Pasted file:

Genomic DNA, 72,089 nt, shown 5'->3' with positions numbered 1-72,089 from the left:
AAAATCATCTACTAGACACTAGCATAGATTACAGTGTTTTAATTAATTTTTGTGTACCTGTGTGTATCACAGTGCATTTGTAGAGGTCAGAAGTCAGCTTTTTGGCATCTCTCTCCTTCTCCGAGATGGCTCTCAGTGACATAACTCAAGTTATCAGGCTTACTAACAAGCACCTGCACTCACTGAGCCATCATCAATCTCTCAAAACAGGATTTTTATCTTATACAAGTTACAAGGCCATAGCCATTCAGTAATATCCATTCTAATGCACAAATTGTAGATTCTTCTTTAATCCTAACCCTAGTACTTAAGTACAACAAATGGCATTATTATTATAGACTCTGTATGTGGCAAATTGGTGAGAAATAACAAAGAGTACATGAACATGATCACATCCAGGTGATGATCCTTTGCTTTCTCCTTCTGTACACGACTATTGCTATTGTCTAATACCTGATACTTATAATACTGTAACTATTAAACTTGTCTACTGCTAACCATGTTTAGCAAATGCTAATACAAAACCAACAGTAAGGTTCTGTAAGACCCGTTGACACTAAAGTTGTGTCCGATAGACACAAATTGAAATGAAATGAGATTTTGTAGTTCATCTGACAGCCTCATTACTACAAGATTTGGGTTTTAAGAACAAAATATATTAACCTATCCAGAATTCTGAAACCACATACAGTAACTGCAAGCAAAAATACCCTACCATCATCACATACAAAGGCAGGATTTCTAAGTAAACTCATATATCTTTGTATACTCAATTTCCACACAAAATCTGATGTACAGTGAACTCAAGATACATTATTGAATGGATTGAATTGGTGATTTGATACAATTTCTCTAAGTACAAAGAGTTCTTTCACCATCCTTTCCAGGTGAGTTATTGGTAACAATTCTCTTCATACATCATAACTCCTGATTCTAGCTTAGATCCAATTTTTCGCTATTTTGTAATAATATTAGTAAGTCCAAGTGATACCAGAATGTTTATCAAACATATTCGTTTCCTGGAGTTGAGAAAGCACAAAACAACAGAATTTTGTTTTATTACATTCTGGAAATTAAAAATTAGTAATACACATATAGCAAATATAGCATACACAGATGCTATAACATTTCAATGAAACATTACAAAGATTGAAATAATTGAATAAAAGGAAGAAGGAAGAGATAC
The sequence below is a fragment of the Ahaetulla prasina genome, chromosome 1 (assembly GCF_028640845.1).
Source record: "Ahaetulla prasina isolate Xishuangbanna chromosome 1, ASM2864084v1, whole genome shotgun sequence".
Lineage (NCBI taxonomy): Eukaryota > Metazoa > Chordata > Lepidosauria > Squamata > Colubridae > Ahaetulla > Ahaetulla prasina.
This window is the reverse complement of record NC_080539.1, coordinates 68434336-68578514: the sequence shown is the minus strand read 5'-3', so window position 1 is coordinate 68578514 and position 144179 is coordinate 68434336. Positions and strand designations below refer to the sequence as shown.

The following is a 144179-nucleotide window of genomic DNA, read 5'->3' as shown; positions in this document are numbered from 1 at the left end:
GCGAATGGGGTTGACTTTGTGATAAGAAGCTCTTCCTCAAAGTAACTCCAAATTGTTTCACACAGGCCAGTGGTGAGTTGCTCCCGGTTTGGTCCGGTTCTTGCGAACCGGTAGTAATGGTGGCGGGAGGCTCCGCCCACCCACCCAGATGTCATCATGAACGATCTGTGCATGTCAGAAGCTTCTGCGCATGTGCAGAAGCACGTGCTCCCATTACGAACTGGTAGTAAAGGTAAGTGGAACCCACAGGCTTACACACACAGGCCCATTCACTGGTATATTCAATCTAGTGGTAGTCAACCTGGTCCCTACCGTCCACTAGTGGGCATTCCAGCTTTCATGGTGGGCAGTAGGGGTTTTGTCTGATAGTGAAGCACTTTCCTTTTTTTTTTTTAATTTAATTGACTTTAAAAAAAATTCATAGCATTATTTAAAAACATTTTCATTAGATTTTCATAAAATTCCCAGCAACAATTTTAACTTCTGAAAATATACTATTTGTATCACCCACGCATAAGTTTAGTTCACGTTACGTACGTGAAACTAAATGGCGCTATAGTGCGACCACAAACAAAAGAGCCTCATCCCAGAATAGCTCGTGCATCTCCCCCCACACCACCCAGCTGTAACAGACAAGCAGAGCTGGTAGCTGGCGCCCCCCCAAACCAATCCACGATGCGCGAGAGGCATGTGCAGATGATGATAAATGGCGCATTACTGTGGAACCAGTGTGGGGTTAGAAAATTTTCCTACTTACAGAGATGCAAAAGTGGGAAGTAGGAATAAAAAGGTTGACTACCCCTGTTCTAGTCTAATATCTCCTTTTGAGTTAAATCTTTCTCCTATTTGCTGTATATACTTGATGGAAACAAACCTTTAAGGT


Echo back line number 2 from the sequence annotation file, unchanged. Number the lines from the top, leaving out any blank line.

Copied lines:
AAAATCATCTACTAGACACTAGCATAGATTACAGTGTTTTAATTAATTTTTGTGTACCTGTGTGTATCACAGTGCATTTGTAGAGGTCAGAAGTCAGCTTTTTGGCATCTCTCTCCTTCTCCGAGATGGCTCTCAGTGACATAACTCAAGTTATCAGGCTTACTAACAAGCACCTGCACTCACTGAGCCATCATCAATCTCTCAAAACAGGATTTTTATCTTATACAAGTTACAAGGCCATAGCCATTCAGTAATATCCATTCTAATGCACAAATTGTAGATTCTTCTTTAATCCTAACCCTAGTACTTAAGTACAACAAATGGCATTATTATTATAGACTCTGTATGTGGCAAATTGGTGAGAAATAACAAAGAGTACATGAACATGATCACATCCAGGTGATGATCCTTTGCTTTCTCCTTCTGTACACGACTATTGCTATTGTCTAATACCTGATACTTATAATACTGTAACTATTAAACTTGTCTACTGCTAACCATGTTTAGCAAATGCTAATACAAAACCAACAGTAAGGTTCTGTAAGACCCGTTGACACTAAAGTTGTGTCCGATAGACACAAATTGAAATGAAATGAGATTTTGTAGTTCATCTGACAGCCTCATTACTACAAGATTTGGGTTTTAAGAACAAAATATATTAACCTATCCAGAATTCTGAAACCACATACAGTAACTGCAAGCAAAAATACCCTACCATCATCACATACAAAGGCAGGATTTCTAAGTAAACTCATATATCTTTGTATACTCAATTTCCACACAAAATCTGATGTACAGTGAACTCAAGATACATTATTGAATGGATTGAATTGGTGATTTGATACAATTTCTCTAAGTACAAAGAGTTCTTTCACCATCCTTTCCAGGTGAGTTATTGGTAACAATTCTCTTCATACATCATAACTCCTGATTCTAGCTTAGATCCAATTTTTCGCTATTTTGTAATAATATTAGTAAGTCCAAGTGATACCAGAATGTTTATCAAACATATTCGTTTCCTGGAGTTGAGAAAGCACAAAACAACAGAATTTTGTTTTATTACATTCTGGAAATTAAAAATTAGTAATACACATATAGCAAATATAGCATACACAGATGCTATAACATTTCAATGAAACATTACAAAGATTGAAATAATTGAATAAAAGGAAGAAGGAAGAGATAC